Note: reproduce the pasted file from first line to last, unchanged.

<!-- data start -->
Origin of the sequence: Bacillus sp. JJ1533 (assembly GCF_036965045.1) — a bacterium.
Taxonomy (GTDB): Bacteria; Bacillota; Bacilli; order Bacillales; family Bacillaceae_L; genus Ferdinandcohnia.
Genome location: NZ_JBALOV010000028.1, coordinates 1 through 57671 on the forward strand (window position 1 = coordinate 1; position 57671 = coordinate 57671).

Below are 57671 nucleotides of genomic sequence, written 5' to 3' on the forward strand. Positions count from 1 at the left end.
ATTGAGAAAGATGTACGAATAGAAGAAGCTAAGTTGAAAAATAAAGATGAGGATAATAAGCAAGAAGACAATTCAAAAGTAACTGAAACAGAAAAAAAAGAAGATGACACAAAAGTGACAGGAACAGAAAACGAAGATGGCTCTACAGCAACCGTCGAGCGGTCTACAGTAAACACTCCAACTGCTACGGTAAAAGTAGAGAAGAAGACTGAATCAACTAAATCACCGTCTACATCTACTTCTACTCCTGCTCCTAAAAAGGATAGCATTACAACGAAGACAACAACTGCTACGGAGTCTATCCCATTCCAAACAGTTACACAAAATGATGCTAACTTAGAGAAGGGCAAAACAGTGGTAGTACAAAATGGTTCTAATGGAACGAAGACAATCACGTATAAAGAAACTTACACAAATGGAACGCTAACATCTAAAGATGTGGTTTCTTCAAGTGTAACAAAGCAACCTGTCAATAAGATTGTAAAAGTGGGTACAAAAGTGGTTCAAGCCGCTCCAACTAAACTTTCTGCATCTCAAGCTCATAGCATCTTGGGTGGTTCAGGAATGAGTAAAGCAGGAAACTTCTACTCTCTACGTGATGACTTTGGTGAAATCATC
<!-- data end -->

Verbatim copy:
Origin of the sequence: Bacillus sp. JJ1533 (assembly GCF_036965045.1) — a bacterium.
Taxonomy (GTDB): Bacteria; Bacillota; Bacilli; order Bacillales; family Bacillaceae_L; genus Ferdinandcohnia.
Genome location: NZ_JBALOV010000028.1, coordinates 1 through 57671 on the forward strand (window position 1 = coordinate 1; position 57671 = coordinate 57671).

Below are 57671 nucleotides of genomic sequence, written 5' to 3' on the forward strand. Positions count from 1 at the left end.
ATTGAGAAAGATGTACGAATAGAAGAAGCTAAGTTGAAAAATAAAGATGAGGATAATAAGCAAGAAGACAATTCAAAAGTAACTGAAACAGAAAAAAAAGAAGATGACACAAAAGTGACAGGAACAGAAAACGAAGATGGCTCTACAGCAACCGTCGAGCGGTCTACAGTAAACACTCCAACTGCTACGGTAAAAGTAGAGAAGAAGACTGAATCAACTAAATCACCGTCTACATCTACTTCTACTCCTGCTCCTAAAAAGGATAGCATTACAACGAAGACAACAACTGCTACGGAGTCTATCCCATTCCAAACAGTTACACAAAATGATGCTAACTTAGAGAAGGGCAAAACAGTGGTAGTACAAAATGGTTCTAATGGAACGAAGACAATCACGTATAAAGAAACTTACACAAATGGAACGCTAACATCTAAAGATGTGGTTTCTTCAAGTGTAACAAAGCAACCTGTCAATAAGATTGTAAAAGTGGGTACAAAAGTGGTTCAAGCCGCTCCAACTAAACTTTCTGCATCTCAAGCTCATAGCATCTTGGGTGGTTCAGGAATGAGTAAAGCAGGAAACTTCTACTCTCTACGTGATGACTTTGGTGAAATCATC